3 min read

Inexperience Debt: The Hidden Cost of Entrepreneurial Growth

The hidden benefits of selling your company to private equity, and why I'm glad I did it. Including streamlining processes and confronting my inexperience debt.
Inexperience Debt: The Hidden Cost of Entrepreneurial Growth


60 days ago, I bought back my old company from private equity. And let me tell you, it was a wake-up call.

As I peeled back the layers, I realized how much work I had ahead of me. The PE firm had made some rookie mistakes between over-focusing on Amazon, neglecting DTC, and letting agencies run wild. But they also did some things right which I'll get into below.

You see when I started BestSelf back in 2015 I had no idea how to run a business or a team. Before this, I'd had companies of one (me), with a few contractors when I needed them. I'd also never taken a business class nevermind gotten an MBA. With this inexperience came mistakes, inefficiency, and steep learning curves.

When we launched BestSelf we went from zero to 2.2M in 9 months, winning the Shopify Build-a-Business competition. Then we scaled 3X in the 12 months after, winning the Shopify Build a BIGGER Business 😱

It felt like I was trying to build the plane while it was in takeoff mode — and I had no experience with how to do either thing.

Inexperience debt

Running a company over an extended period can lead to the accumulation of "baggage" – inefficient processes, outdated strategies, or misaligned priorities. This is magnified further when you are inexperienced.

I didn't know what I didn't know. You can read all the books in the world, but experience is a whole other beast. I figured it out (mostly). But I made some costly mistakes along the way, some of which I've shared on this blog (embezzlement, business partnership etc).

In tech there's something referred to as technical debt. Technical debt could be using a janky workaround to solve a code problem because the ideal solution will take too long. It works in the short term but will catch up with you at some point.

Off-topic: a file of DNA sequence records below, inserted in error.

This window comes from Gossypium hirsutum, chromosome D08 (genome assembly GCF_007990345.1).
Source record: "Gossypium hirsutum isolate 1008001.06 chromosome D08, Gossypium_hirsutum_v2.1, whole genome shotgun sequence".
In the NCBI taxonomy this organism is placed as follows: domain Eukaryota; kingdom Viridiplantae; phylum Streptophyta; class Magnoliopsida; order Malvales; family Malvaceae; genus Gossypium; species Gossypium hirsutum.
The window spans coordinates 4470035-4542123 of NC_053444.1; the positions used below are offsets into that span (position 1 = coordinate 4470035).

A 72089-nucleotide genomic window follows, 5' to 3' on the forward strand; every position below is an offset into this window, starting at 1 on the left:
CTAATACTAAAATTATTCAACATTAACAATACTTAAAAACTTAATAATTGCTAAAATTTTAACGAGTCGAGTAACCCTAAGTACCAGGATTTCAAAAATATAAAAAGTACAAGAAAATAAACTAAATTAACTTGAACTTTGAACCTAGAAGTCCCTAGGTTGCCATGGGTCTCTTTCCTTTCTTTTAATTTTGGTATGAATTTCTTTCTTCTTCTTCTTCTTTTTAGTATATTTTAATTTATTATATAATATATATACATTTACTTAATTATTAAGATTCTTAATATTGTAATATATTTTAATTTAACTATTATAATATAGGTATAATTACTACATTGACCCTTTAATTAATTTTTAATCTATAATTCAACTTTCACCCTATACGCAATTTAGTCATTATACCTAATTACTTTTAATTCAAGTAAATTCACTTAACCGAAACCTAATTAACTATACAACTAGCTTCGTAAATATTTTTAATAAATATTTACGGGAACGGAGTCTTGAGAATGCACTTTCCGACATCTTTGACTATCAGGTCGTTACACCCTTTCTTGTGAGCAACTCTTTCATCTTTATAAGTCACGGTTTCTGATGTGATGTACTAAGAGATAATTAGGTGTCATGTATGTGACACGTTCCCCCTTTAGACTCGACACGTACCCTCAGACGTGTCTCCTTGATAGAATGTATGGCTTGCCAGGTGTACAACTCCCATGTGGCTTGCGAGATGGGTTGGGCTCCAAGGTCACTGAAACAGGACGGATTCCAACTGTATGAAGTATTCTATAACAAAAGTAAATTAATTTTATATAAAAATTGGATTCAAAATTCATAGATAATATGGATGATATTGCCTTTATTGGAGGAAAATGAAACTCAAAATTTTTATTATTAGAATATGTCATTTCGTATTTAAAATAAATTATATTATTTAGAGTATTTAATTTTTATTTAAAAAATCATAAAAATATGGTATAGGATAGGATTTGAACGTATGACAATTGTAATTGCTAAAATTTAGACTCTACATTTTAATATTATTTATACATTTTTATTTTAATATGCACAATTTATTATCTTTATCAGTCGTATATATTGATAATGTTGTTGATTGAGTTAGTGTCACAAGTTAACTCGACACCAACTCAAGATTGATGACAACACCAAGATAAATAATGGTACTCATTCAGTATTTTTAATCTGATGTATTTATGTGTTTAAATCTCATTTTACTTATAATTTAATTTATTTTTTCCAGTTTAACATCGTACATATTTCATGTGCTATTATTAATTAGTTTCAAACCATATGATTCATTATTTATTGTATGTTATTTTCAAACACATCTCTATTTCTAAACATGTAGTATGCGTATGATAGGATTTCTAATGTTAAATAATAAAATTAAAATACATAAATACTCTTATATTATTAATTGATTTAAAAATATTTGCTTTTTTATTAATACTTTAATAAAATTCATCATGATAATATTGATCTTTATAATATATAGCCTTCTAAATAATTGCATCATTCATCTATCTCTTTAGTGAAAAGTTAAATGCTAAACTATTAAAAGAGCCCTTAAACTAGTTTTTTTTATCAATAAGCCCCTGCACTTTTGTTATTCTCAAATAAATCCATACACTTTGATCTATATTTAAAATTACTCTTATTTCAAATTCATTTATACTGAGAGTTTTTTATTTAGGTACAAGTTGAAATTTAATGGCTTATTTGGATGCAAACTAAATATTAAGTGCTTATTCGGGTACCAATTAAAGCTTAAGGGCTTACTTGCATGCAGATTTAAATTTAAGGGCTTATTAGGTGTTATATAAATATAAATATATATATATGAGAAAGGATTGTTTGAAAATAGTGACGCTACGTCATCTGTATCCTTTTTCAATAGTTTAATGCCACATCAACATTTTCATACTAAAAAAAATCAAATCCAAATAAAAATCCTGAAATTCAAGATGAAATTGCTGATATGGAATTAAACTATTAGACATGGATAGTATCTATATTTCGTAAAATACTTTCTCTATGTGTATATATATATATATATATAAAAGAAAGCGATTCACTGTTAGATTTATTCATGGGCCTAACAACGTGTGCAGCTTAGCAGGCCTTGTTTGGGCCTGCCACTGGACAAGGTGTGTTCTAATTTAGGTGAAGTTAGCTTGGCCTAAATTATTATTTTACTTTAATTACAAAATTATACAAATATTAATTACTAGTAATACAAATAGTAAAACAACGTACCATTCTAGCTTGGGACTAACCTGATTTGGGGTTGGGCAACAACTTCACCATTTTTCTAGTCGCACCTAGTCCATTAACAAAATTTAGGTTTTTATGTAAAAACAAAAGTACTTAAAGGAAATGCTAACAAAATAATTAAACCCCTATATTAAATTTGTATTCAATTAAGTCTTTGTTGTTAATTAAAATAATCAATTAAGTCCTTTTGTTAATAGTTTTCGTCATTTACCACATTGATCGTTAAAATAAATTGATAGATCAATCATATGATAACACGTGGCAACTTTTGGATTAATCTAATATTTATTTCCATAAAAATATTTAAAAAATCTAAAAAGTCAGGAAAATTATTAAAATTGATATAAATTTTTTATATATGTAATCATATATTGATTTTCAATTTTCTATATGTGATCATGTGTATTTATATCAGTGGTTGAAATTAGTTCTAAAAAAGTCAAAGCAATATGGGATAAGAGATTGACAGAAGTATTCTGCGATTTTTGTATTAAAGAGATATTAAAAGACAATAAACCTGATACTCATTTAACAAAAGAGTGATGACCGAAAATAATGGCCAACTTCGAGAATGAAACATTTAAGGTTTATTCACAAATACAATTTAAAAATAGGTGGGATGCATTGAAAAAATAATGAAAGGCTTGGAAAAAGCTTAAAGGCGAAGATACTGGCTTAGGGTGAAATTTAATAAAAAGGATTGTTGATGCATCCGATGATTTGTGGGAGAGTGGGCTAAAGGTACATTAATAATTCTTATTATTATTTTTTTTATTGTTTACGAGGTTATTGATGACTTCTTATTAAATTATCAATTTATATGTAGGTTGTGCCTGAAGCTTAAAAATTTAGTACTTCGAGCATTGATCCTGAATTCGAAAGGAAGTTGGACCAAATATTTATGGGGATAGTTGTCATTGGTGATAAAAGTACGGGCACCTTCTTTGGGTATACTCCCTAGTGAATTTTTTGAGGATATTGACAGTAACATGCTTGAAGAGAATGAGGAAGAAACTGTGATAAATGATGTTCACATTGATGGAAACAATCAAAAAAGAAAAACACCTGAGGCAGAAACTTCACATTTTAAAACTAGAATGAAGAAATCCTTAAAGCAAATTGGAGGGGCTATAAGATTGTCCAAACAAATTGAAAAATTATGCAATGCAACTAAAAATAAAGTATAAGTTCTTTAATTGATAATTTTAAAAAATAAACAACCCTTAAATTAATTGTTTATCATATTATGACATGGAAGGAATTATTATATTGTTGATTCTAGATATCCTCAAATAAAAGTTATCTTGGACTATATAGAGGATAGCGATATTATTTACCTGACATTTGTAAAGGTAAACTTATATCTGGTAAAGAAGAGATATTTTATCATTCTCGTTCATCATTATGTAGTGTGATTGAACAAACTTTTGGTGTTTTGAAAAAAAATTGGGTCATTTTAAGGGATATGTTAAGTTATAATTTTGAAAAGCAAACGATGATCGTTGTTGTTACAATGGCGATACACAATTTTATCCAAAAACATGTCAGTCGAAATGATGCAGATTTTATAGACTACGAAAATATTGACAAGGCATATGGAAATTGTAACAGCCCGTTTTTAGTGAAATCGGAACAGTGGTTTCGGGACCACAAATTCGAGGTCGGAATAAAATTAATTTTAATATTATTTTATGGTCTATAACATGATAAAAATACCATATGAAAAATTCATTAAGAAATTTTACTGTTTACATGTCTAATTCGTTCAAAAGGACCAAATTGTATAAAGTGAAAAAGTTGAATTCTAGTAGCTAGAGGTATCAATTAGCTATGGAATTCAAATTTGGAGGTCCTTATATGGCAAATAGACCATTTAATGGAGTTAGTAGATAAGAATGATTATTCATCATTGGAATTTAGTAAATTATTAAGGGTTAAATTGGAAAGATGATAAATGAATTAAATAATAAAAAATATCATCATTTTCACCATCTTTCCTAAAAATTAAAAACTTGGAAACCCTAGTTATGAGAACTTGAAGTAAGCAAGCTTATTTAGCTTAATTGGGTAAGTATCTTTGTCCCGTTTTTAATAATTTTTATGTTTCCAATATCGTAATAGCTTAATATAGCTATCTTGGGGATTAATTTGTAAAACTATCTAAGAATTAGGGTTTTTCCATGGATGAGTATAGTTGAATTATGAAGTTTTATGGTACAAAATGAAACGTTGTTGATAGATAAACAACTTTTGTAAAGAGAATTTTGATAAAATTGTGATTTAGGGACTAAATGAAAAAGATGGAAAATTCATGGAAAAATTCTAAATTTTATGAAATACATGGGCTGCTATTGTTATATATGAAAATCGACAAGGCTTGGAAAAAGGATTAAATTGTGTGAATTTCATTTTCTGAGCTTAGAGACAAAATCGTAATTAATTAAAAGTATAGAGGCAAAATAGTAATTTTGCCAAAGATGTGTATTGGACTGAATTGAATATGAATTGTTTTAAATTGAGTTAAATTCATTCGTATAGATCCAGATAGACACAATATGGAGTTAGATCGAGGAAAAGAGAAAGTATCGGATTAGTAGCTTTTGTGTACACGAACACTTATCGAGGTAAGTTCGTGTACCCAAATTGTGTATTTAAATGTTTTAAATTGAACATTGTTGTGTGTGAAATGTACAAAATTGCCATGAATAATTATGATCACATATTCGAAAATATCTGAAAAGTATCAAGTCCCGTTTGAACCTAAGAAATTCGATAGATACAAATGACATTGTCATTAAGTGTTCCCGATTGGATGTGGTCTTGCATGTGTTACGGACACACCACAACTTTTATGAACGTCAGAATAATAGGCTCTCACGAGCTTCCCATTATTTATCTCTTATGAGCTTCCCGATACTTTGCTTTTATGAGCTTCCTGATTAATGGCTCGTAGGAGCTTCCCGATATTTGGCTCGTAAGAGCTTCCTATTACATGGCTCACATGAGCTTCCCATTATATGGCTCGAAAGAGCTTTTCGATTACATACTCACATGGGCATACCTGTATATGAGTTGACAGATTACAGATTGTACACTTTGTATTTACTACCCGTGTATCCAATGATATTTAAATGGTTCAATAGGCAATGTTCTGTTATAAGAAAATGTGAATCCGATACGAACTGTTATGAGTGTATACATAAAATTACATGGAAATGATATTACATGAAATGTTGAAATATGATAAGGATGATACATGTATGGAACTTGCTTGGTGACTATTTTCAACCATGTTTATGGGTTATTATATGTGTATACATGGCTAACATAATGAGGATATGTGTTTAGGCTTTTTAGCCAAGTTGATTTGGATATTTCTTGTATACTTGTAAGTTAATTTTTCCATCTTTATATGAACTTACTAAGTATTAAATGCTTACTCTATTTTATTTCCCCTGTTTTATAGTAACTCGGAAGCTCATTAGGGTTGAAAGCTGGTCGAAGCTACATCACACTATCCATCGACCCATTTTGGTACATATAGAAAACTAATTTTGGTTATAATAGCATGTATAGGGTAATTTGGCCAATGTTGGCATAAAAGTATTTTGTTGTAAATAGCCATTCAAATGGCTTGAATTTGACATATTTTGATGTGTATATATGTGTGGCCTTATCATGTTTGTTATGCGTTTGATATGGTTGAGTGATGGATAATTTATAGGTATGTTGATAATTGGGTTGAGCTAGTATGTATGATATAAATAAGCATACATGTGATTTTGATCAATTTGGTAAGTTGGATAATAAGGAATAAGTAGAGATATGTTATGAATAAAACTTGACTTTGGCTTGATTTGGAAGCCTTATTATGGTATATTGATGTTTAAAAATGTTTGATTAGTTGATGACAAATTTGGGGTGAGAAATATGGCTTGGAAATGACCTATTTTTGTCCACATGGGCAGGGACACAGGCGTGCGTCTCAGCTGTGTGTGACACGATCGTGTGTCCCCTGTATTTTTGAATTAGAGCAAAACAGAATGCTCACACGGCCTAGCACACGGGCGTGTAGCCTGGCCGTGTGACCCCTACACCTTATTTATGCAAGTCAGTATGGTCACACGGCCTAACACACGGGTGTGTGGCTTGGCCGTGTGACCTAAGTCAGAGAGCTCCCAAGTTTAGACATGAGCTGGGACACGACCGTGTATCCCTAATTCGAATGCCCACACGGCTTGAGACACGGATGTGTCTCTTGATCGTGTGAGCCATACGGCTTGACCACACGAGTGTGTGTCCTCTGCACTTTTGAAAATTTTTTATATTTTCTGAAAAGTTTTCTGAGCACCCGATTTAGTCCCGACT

Like monetary debt where you accrue interest, tech debt is the same. The interest accrued is when you build on top of the janky code and later you have to fix even more things.

Apply the same concept to inexperience debt.

All companies take on water and bloat if you run them for long enough. Especially if you're a new entrepreneur with little experience. You're building a team, company and business on janky workarounds because you don't know what you're doing.

The great thing about having MBA's and consultants working on your company is that they have no allegiance. They follow numbers and data. They look at everything objectively through the lens of someone who has studied a lot of businesses.

They also likely learned how to properly format folders, documents and naming structures from their time in consulting. I've never seen a more organized google drive folder. God bless them.

Gone are the messy supply chain spreadsheets, replaced with MBA style excel documents with linked pages, macros and a bunch of things I barely understand.

It's like I got paid for a bunch of consultants to come in and streamline everything that wasn't driving revenue. Necessary? No, but nice to have.

The buyback presented a clean slate. There's few opportunities to buy back a brand, inventory, sales — at a great price but without the overhead. Everything was back to the drawing board, but with a lot of assets and resources.

Conclusion

60 days down, and we've already come a long way. I'll share more about the biggest problems I found in future post. Everything from plugging leaks in our operations to taking the fight to counterfeiters, I've made some serious progress in getting BestSelf back on track.

If you've run a company for a while, ask yourself this question:
"If you sold your company tomorrow, what are the first 3-5 things a new owner would want to fix?"

Start here and start today! Even doing one small thing a day to pay off your inexperience debt will compound over time.

Being an entrepreneur is never easy, but it's always worth it. Every curveball, every setback, is a chance to learn, adapt, and come back stronger.

And as I dive into this new chapter with BestSelf, I'm reminded why I fell in love with this crazy game in the first place. The thrill of building something out of nothing, and the satisfaction of making a real difference to people with our products.

So to all my fellow founders out there facing your own battles, here's my advice: keep pushing. Embrace the chaos, learn from your missteps, and never forget why you started. Because with grit, hustle, and the right crew by your side, there's no challenge you can't overcome.

And to everyone who's been riding with me on this wild journey, thank you. Your support means everything, and I can't wait to share the next chapter of the BestSelf story with you. 🙏🏻

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